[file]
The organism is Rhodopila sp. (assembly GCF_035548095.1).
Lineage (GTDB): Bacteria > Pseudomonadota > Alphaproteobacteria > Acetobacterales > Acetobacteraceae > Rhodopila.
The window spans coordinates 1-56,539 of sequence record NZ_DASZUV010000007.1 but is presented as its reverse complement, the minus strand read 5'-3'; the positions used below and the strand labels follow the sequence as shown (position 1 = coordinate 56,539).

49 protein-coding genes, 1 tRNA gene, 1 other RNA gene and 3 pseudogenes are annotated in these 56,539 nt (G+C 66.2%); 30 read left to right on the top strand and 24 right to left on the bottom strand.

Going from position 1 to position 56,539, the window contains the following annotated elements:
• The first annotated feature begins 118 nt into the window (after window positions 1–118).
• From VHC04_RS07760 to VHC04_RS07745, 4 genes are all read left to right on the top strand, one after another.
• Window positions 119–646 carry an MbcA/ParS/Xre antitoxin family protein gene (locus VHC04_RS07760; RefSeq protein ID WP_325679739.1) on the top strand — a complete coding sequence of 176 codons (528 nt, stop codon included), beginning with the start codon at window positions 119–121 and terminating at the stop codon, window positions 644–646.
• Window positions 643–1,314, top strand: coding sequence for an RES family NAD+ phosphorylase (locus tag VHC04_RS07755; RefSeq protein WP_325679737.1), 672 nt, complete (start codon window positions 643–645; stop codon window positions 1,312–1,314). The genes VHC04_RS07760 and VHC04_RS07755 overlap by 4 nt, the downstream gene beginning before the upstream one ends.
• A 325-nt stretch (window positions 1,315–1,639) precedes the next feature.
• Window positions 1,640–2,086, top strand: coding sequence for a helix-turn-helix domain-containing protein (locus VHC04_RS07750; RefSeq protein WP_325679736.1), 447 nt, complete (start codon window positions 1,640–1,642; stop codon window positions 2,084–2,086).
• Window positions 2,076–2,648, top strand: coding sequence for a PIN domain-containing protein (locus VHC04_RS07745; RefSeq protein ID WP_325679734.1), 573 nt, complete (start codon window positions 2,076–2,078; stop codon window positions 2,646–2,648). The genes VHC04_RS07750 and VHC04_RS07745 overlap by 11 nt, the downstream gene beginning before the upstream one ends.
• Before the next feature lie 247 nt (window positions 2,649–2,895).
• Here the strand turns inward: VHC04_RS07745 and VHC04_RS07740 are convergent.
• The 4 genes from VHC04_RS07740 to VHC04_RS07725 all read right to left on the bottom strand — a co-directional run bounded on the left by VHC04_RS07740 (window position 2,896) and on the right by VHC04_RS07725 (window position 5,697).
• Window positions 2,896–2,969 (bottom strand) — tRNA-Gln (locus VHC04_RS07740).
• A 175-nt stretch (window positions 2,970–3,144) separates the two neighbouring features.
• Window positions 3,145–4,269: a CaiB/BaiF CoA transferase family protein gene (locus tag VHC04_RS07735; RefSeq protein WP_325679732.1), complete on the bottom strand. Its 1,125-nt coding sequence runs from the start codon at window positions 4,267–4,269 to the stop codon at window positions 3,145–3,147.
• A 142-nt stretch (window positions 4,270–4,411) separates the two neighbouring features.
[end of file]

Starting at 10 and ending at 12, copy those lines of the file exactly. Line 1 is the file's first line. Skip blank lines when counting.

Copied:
• A 325-nt stretch (window positions 1,315–1,639) precedes the next feature.
• Window positions 1,640–2,086, top strand: coding sequence for a helix-turn-helix domain-containing protein (locus VHC04_RS07750; RefSeq protein WP_325679736.1), 447 nt, complete (start codon window positions 1,640–1,642; stop codon window positions 2,084–2,086).
• Window positions 2,076–2,648, top strand: coding sequence for a PIN domain-containing protein (locus VHC04_RS07745; RefSeq protein ID WP_325679734.1), 573 nt, complete (start codon window positions 2,076–2,078; stop codon window positions 2,646–2,648). The genes VHC04_RS07750 and VHC04_RS07745 overlap by 11 nt, the downstream gene beginning before the upstream one ends.